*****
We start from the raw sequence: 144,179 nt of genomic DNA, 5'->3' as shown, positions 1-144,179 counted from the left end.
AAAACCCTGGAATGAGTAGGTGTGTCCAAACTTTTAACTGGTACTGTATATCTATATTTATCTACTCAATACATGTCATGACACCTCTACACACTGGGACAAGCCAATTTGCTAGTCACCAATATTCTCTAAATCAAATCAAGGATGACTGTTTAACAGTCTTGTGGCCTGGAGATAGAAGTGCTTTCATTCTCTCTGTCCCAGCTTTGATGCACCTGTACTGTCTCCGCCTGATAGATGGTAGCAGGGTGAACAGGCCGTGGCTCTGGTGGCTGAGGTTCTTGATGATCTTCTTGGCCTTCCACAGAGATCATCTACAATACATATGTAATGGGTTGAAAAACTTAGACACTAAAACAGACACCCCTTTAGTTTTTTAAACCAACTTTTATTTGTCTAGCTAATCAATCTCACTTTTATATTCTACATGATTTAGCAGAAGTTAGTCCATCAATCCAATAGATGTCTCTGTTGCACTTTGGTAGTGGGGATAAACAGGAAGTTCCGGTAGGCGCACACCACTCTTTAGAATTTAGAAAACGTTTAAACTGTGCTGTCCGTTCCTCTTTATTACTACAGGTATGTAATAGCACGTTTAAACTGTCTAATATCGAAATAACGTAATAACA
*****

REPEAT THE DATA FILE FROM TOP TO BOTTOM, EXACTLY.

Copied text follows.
We start from the raw sequence: 144,179 nt of genomic DNA, 5'->3' as shown, positions 1-144,179 counted from the left end.
AAAACCCTGGAATGAGTAGGTGTGTCCAAACTTTTAACTGGTACTGTATATCTATATTTATCTACTCAATACATGTCATGACACCTCTACACACTGGGACAAGCCAATTTGCTAGTCACCAATATTCTCTAAATCAAATCAAGGATGACTGTTTAACAGTCTTGTGGCCTGGAGATAGAAGTGCTTTCATTCTCTCTGTCCCAGCTTTGATGCACCTGTACTGTCTCCGCCTGATAGATGGTAGCAGGGTGAACAGGCCGTGGCTCTGGTGGCTGAGGTTCTTGATGATCTTCTTGGCCTTCCACAGAGATCATCTACAATACATATGTAATGGGTTGAAAAACTTAGACACTAAAACAGACACCCCTTTAGTTTTTTAAACCAACTTTTATTTGTCTAGCTAATCAATCTCACTTTTATATTCTACATGATTTAGCAGAAGTTAGTCCATCAATCCAATAGATGTCTCTGTTGCACTTTGGTAGTGGGGATAAACAGGAAGTTCCGGTAGGCGCACACCACTCTTTAGAATTTAGAAAACGTTTAAACTGTGCTGTCCGTTCCTCTTTATTACTACAGGTATGTAATAGCACGTTTAAACTGTCTAATATCGAAATAACGTAATAACA